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Colleen Hanlon, Ph.D.
Dr. Hanlon is an associate professor in the departments of Psychiatry and Neurosciences at the Medical University of South Carolina. There she leads a clinical neuroscience laboratory dedicated to mapping and modulating dopaminergic fronto-striatal systems that contribute to the cycle of initiation, use, and relapse among multiple substance dependent populations. In 2011 she was honored with an Early Career Investigator award from the National Institute of Drug Abuse. In 2017 her NIH-funded brain stimulation research was highlighted in National Geographic (Sept 2017) and Science Magazine (Sept 2017). She also serves as the Associate Director of the Brain Stimulation Core at MUSC and is the Director of the Advanced TMS Training Course sponsored by the MUSC National Center for Neuromodulation for Rehabilitation.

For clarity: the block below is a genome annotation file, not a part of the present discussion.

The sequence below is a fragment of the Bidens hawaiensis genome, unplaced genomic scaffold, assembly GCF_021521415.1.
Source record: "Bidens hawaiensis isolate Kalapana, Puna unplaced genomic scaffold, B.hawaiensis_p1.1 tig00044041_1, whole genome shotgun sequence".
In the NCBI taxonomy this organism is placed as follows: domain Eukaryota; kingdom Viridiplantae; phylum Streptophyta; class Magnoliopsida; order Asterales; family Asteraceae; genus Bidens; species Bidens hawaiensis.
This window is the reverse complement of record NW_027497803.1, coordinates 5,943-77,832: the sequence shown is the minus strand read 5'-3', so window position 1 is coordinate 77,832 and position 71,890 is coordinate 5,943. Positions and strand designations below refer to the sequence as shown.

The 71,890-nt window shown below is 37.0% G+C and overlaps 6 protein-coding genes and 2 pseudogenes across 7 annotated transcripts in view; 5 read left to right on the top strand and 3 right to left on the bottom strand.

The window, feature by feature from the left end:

Dr. Hanlon performed her doctoral research in the Department of Neurobiology at Duke University and did a postdoctoral fellowship with Dr. Linda Porrino in the Department of Physiology and Pharmacology at Wake Forest University School of Medicine. Her doctoral research at Duke University involved functional neuroimaging of cortical-striatal plasticity that occurs in the first few months following a stroke. Here she became interested in fronto-striatal dopamine systems that guide behavior, which led to postdoctoral studies in the Center for the Neurobiology of Addictive Disorders at Wake Forest University.
The majority of her work to date has focused on functional neuroimaging and brain stimulation in cocaine-dependent individuals, tobacco smokers, and alcohol users. She also, however, has had a history of research using functional MRI and TMS to evaluate chronic pain, stroke rehabilitation, Parkinson’s Disease and Tourette Syndrome. In addition to primary clinical research, she also has strong collaborations with several preclinical addiction researchers.